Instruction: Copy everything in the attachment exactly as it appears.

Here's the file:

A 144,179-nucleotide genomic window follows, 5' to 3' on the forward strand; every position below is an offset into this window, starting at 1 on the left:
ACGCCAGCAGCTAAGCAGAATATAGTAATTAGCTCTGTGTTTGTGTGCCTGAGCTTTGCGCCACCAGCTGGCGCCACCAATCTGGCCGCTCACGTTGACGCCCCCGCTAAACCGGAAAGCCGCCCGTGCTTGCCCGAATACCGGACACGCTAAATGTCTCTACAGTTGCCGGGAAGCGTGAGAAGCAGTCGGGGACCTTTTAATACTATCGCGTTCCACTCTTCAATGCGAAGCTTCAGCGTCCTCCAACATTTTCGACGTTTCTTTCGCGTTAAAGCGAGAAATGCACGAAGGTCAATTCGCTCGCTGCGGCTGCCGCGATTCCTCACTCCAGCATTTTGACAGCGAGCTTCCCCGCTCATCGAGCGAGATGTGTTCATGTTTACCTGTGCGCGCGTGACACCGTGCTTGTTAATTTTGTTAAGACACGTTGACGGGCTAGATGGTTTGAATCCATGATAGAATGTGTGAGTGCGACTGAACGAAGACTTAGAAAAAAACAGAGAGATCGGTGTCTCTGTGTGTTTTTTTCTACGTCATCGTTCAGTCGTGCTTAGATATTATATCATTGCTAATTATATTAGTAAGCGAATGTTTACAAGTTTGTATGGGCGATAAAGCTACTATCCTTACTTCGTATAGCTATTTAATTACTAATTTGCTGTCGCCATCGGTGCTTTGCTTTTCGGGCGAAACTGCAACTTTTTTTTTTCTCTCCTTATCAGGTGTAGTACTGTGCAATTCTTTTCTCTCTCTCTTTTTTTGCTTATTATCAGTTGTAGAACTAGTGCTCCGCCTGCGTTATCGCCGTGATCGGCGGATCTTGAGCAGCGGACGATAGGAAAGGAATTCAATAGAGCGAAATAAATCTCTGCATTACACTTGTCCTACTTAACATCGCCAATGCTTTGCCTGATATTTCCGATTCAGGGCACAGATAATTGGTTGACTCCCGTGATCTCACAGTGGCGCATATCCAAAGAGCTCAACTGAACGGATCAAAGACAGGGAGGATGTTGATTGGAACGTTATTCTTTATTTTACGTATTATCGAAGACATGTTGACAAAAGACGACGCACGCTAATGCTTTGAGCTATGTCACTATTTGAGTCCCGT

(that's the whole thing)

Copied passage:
A 144,179-nucleotide genomic window follows, 5' to 3' on the forward strand; every position below is an offset into this window, starting at 1 on the left:
ACGCCAGCAGCTAAGCAGAATATAGTAATTAGCTCTGTGTTTGTGTGCCTGAGCTTTGCGCCACCAGCTGGCGCCACCAATCTGGCCGCTCACGTTGACGCCCCCGCTAAACCGGAAAGCCGCCCGTGCTTGCCCGAATACCGGACACGCTAAATGTCTCTACAGTTGCCGGGAAGCGTGAGAAGCAGTCGGGGACCTTTTAATACTATCGCGTTCCACTCTTCAATGCGAAGCTTCAGCGTCCTCCAACATTTTCGACGTTTCTTTCGCGTTAAAGCGAGAAATGCACGAAGGTCAATTCGCTCGCTGCGGCTGCCGCGATTCCTCACTCCAGCATTTTGACAGCGAGCTTCCCCGCTCATCGAGCGAGATGTGTTCATGTTTACCTGTGCGCGCGTGACACCGTGCTTGTTAATTTTGTTAAGACACGTTGACGGGCTAGATGGTTTGAATCCATGATAGAATGTGTGAGTGCGACTGAACGAAGACTTAGAAAAAAACAGAGAGATCGGTGTCTCTGTGTGTTTTTTTCTACGTCATCGTTCAGTCGTGCTTAGATATTATATCATTGCTAATTATATTAGTAAGCGAATGTTTACAAGTTTGTATGGGCGATAAAGCTACTATCCTTACTTCGTATAGCTATTTAATTACTAATTTGCTGTCGCCATCGGTGCTTTGCTTTTCGGGCGAAACTGCAACTTTTTTTTTTCTCTCCTTATCAGGTGTAGTACTGTGCAATTCTTTTCTCTCTCTCTTTTTTTGCTTATTATCAGTTGTAGAACTAGTGCTCCGCCTGCGTTATCGCCGTGATCGGCGGATCTTGAGCAGCGGACGATAGGAAAGGAATTCAATAGAGCGAAATAAATCTCTGCATTACACTTGTCCTACTTAACATCGCCAATGCTTTGCCTGATATTTCCGATTCAGGGCACAGATAATTGGTTGACTCCCGTGATCTCACAGTGGCGCATATCCAAAGAGCTCAACTGAACGGATCAAAGACAGGGAGGATGTTGATTGGAACGTTATTCTTTATTTTACGTATTATCGAAGACATGTTGACAAAAGACGACGCACGCTAATGCTTTGAGCTATGTCACTATTTGAGTCCCGT